by Daniel Hathaway

Joel Smirnoff, CIM president, makes his Ohio conducting debut with CityMusic Cleveland

On a dark and windy night, with dire predictions of a major winter storm on its way (didn’t quite happen), what better refuge than a warm, brightly lit church and a free concert of some of Mozart’s most charming small orchestra music? Several hundred people thought so, packing Fairmount Presbyterian Church from narthex to chancel for Joel Smirnoff’s Ohio conducting debut with CityMusic Cleveland.

After a greeting from Fairmount pastor Louise Westfall, who led a charming, color coded tour through the deciduous program booklet’s coupons, surveys, concert handbills and donation forms, soloists Nathan Olson and Jessica Oudin came on with Maestro Smirnoff to give us the Sinfonia Concertante for violin, viola and orchestra, K.364.

CityMusic maintains an unusual ratio of low vs. high strings for a chamber orchestra (13 violins vs. 5 violas, 5 cellos and 2 basses), making for an agreeably rich sound in the opening ritornello but later creating a few challenges of balance for the solo viola. As concertante soloists, Olson and Oudin were well matched to the task, bringing fine character and style to their solo lines and fitting some intricate duets together with admirable precision. Particularly impressive: the second movement cadenza with its tricky trills and vanishing diminuendi.

Communication between the soloists and conductor/ensemble was sensitive and attentive; it doesn’t hurt that the conductor is himself a violinist! This was the first of five concerts for CityMusic Cleveland in the space of five days, and a few quite minor details of ensemble between soloists and orchestra will certainly sort themselves out as the run continues. As will tempos, which were a bit on the slow side this evening. Particularly in the last movement, marked presto but played allegro, the soloists seemed to want to move things along.

The Sinfonia was followed by a lengthy intermission (a reception was included) then the two short works of the second half. The Divertimento in D, K. 136 (aka the first ‘Salzburg Symphony) is a charming, three movement work which CityMusic played with wit, rich tone and good attention to balance and voicing. Violins tossed off their first movement passage work effortlessly; the ensemble sang in the Andante and danced in the Presto (once again, more of an allegro).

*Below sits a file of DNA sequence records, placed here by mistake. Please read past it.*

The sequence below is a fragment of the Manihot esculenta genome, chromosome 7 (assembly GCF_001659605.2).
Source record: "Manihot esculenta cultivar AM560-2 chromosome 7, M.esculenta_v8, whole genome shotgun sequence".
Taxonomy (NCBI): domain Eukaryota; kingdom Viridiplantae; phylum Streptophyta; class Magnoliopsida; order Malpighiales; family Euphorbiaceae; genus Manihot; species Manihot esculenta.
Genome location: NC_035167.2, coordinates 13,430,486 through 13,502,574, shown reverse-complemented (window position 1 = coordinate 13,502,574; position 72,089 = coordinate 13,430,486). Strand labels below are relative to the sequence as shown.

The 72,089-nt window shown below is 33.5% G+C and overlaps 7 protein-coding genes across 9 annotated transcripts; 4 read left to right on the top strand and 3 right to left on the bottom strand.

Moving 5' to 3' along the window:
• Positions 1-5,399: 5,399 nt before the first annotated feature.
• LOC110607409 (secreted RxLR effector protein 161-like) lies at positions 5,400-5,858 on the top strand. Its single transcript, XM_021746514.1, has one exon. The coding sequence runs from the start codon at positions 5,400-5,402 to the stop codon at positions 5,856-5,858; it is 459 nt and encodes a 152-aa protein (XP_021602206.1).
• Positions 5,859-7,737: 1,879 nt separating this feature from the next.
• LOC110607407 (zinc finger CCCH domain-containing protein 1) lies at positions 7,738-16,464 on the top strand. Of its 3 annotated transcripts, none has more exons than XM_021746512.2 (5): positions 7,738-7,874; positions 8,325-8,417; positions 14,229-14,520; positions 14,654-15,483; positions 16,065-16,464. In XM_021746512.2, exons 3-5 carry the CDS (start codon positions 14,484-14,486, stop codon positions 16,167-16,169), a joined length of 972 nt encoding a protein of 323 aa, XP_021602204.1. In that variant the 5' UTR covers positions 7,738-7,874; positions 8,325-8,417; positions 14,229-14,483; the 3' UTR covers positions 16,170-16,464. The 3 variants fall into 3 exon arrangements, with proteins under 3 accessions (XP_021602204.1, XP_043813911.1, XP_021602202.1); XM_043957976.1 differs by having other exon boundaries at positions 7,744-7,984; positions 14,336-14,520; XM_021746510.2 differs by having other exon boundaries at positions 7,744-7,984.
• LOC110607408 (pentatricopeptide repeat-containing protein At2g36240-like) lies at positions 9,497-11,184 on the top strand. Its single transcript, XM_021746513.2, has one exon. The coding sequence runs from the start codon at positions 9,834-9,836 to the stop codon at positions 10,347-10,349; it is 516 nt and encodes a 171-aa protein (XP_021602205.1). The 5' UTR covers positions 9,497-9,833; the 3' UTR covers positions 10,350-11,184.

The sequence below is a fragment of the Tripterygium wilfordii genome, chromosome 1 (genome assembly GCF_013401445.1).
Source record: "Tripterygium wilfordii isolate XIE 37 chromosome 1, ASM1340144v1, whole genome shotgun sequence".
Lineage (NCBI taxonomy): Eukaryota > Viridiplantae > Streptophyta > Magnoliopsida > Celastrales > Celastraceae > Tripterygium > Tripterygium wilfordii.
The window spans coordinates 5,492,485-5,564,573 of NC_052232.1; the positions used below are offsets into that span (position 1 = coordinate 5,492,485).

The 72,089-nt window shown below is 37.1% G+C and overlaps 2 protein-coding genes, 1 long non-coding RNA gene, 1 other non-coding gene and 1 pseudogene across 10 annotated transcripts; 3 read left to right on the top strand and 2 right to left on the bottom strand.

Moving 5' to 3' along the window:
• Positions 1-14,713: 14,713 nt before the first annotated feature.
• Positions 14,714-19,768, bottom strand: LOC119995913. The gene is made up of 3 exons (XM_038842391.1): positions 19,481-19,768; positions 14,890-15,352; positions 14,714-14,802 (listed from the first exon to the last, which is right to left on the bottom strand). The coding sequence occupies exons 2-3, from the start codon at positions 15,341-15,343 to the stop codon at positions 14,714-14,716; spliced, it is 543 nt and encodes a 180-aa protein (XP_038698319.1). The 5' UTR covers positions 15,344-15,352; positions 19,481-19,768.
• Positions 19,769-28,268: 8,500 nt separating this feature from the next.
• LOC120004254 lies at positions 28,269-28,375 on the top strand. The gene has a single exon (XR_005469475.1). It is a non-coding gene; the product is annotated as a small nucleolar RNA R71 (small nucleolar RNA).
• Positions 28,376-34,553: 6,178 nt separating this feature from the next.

Soprano Chabrelle Williams, a singer we admired in Oberlin’s ‘Magic Flute’ last year, is only in her junior year at the Conservatory, but her vocal prowess certainly belies her youth. In the ‘Motet’ Exsultate Jubilate (more of a vocal concerto, as the program notes rightly suggested), she sang both with heft and brilliance, easily soaring over the orchestra of oboes, horns and strings.

This is simply lovely music in which the soloist bids the blessed souls in heaven to join her in sweet hymns, letting the heavens resound and heralding the dawn with garlands and lilies after a stormy night. (She does most of this inviting in the second movement recitative, played here with string accompaniment and no organ continuo, which might have added a welcome contrast of texture).

Ms. Williams’ biddings were sentiments we could wholeheartedly support, and she brought the message home. The last movement is the famous ‘Alleluia’, one of the jewels in Mozart’s repertory. She handled its melismas elegantly and nailed the high C at the end, winning a well-deserved standing ovation.

CityMusic Cleveland does a great service in bringing classical orchestral music to the community. The organization and its community partners create a welcoming atmosphere (who else offers bowls of Tootsie Rolls at the entrance doors, not to mention discount coupons to other organizations’ events?), and the price of admission (free, with gentle invitations to contribute) is highly attractive. And of course, audiences can look forward to an evening or an afternoon of predictably high quality music by young professionals, many from Cleveland, others brought in for the occasion.

There are four more opportunities to hear this lovely Mozart program. On Thursday at 7:30, the orchestra plays at Willoughby Methodist Church; on Friday at 7:30 at St. Ignatius of Antioch on the West Side, on Saturday at 7:30 in the Shrine Church of St. Stanislaus in Slavic Village, and finally on Sunday at 3 at Elyria Methodist. There’s a performance near you!